Starring David Thewlis, Jennifer Jason Leigh, Tom Noonan
To watch Anomalisa, the viewer needs to be prepared to see an internal fantasy world in which we observe the inner life of a frustrated, despairing middle-aged man who feels that everyone he meets wants a part of him, and he cannot find for himself the peace and contentment he craves. To accentuate the surreal qualities of his existence, writer/director Charlie Kaufman in collaboration with animation specialist/co-director Duke Johnson populate the film with puppets in stop-motion animation. In bringing home a specific point, only Michael Stone (Thewlis) and Lisa (Leigh) are voiced by the actors; everyone else is voiced by Tom Noonan. It’s helpful to know beforehand that the film references the Fregoli delusional disorder in which one imagines that everyone else is the same person, and that person is against him. That Michael checks into the Fregoli Hotel sets up the scenario. The experience is illustrated early on in the film when the screen turns black and all we hear is a cacophony of almost indistinguishable voices talking about the mundane.
Michael is a Brit now living in Los Angeles with a wife and son and is on his way to Cincinnati where he is to give an important speech. He is an expert in customer relations and has written a book entitled, How May I Help You Help Them? The man seated next to him on the plane, the taxi driver on the way to the hotel, and the hotel attendants all chatter in banalities to which he responds politely with gritted teeth. Each one is indistinguishable from the other to him. He is clearly bored, and follows a routine when he gets to his room. Call wife who insists he talk to son, order room service, look over speech, call old girlfriend.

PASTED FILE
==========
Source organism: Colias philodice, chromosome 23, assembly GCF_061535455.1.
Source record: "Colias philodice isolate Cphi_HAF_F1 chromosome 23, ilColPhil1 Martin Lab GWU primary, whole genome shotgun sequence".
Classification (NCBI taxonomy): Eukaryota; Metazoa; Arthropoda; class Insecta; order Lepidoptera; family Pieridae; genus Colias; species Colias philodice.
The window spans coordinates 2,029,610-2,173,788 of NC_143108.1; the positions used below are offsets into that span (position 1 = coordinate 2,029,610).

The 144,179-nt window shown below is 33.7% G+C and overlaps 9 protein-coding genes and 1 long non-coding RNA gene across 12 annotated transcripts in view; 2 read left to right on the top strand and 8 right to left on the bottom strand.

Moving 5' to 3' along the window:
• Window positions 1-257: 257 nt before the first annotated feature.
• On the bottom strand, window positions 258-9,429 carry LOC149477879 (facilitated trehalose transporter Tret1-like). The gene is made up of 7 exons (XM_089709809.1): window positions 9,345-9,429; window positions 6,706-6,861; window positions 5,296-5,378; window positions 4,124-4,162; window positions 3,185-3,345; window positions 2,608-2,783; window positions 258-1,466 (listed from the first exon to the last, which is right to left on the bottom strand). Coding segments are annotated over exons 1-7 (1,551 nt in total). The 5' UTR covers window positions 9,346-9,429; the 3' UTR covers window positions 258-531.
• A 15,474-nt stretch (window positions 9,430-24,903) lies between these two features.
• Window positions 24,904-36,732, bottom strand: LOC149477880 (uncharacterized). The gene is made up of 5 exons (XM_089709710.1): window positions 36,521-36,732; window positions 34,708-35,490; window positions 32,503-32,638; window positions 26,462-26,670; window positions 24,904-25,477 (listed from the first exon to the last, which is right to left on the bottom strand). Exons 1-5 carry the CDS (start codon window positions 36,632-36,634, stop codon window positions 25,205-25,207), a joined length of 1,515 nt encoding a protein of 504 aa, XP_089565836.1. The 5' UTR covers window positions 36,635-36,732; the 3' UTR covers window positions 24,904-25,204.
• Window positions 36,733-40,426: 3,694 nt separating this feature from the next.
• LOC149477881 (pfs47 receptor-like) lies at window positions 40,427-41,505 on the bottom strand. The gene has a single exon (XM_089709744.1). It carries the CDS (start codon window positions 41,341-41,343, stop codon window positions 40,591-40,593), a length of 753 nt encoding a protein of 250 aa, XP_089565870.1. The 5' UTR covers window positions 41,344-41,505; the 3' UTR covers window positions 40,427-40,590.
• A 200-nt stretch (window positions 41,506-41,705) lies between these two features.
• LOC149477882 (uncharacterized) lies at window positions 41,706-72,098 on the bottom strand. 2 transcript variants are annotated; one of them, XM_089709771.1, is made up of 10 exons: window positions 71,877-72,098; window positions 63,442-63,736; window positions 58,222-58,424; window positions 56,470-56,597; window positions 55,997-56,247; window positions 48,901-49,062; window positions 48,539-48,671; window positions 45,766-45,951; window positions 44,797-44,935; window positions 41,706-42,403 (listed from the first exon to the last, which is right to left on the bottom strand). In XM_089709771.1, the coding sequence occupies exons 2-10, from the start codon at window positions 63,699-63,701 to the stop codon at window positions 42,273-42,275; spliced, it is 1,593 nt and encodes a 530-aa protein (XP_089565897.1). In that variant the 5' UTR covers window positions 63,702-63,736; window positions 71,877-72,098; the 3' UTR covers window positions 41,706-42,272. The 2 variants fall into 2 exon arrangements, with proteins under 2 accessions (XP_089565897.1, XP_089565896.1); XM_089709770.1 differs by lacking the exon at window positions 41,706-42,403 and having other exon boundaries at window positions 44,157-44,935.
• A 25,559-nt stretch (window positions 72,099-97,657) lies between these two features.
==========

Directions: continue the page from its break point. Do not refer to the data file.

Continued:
My objection to it is its pessimistic, cynical point of view and the absence of any movement of the main character out of his miserable condition.
Somehow, Michael, this expert in customer relations (whose bottom half of his mask falls off in the hall at one point), inevitably manages to offend (his real bitter self and intentions are revealed) and he is ultimately left on his own, lonely and isolated. He does manage to engage two women during the evening, and the story proceeds to show how Michael deals with personal relationships, including his life at home. With little ability to introspect and learn, Michael continues on in his existential misery, never understanding how to the bridge the gulf that separates him from everyone.
Anomalisa has been a critical favorite in its questions about the nature of identity and what it means to be human, to ache, to be alive. It’s generally considered to be a comedy. My objection to it is its pessimistic, cynical point of view and the absence of any movement of the main character out of his miserable condition.
Anomalisa, a film for Charlie Kaufman fans.